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Background:  Metallgesellschaft AG was formerly one of Germany's largest

industrial conglomerates based in Frankfurt. It had over 20,000 employees and revenues in excess of 10 billion US dollars. It had over 250 subsidiaries specializing in mining, specialty chemicals (Chemetall), commodity trading, financial services, and engineering (Lurgi). In 1993, the company lost 1.3 billion dollars suffering from flawed long hedge strategy in near term futures contracts that was meant to protect against forward sales commitments. A fall in spot prices forced margin calls for the company and the contracts were closed at a loss. Subsequently, the spot price increased and the company suffered even greater losses covering its customer commitments. It is debated whether the company was speculating after unwinding the long futures hedge since they became essentially exposed or naked against their forward customer commitments. - from Wikipedia [https://en.wikipedia.org/wiki/Metallgesellschaft]


The following illustrates how important it is to consider tailing factor in taking a correct hedge strategy. 0.5 marks for filling each blank>


 

 

Suppose the current spot price is $3. With 50 percent of the probability, the spot price will increase or decrease by 1 dollar for first year and then remain the same as shown in the graph below.

 

     






Please answer the following questions.

 

(a)    If the annual discrete compounding risk-free rate is 10%, and the cost of carry offsets the convenience yield exactly, then the future price is equal to the spot price. Please explain. [1 mark]

 

 






 

(b)   Assume hedger takes hedge ratio as h*, i.e, if the risk exposure is a long position of 100 units of spot commodity, to hedge the risk, hedger will short 100h* futures underlying on that commodity. Please answer the questions in the right panel in analogy to the left panel, by filling the blanks in j) -r) below [6 marks in total, 0.5 marks each]:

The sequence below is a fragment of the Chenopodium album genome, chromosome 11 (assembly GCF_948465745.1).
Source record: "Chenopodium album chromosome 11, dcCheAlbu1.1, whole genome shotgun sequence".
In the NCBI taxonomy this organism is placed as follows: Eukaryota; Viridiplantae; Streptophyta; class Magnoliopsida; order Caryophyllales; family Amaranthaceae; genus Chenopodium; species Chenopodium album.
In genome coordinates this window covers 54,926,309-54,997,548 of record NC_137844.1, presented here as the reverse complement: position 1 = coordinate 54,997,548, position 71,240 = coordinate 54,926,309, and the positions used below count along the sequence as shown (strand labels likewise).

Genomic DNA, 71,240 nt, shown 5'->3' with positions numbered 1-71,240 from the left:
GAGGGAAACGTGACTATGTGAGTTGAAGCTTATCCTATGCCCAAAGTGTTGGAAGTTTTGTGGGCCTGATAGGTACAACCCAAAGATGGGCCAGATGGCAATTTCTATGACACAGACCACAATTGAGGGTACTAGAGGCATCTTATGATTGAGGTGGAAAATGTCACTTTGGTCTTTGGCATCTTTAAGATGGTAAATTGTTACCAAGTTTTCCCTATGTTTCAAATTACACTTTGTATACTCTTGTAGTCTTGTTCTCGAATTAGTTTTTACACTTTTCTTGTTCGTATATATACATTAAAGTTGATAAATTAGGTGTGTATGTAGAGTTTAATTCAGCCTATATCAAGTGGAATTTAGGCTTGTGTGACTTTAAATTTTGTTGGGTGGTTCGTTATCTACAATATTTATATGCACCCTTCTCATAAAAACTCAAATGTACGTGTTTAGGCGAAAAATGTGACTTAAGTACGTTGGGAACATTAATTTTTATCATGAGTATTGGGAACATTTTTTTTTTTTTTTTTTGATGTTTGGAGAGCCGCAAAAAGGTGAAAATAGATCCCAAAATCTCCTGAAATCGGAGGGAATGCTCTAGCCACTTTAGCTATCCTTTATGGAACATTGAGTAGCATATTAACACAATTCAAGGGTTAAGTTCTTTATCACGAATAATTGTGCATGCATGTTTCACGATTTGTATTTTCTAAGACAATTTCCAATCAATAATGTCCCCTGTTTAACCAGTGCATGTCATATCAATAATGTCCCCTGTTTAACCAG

(c)    To make the hedge portfolio risk-free, the value of the portfolio should not vary no matter stock price rises or falls (or, equivalently, the hedge portfolio should not make profit in one state and make loss in the other, where the state means stock price rises or falls). Please based on the above fact, solve the optimal hedge ratio h*. [1 mark]

 

 

 

 

 

(d)   To make the hedge portfolio risk-free, the hedge portfolio should not make profit in one state and make loss in the other, where the state means stock price rises or falls. Please use the optimal hedge ratio solved in (c) to verify this fact. [1 mark]

 

 

 

 

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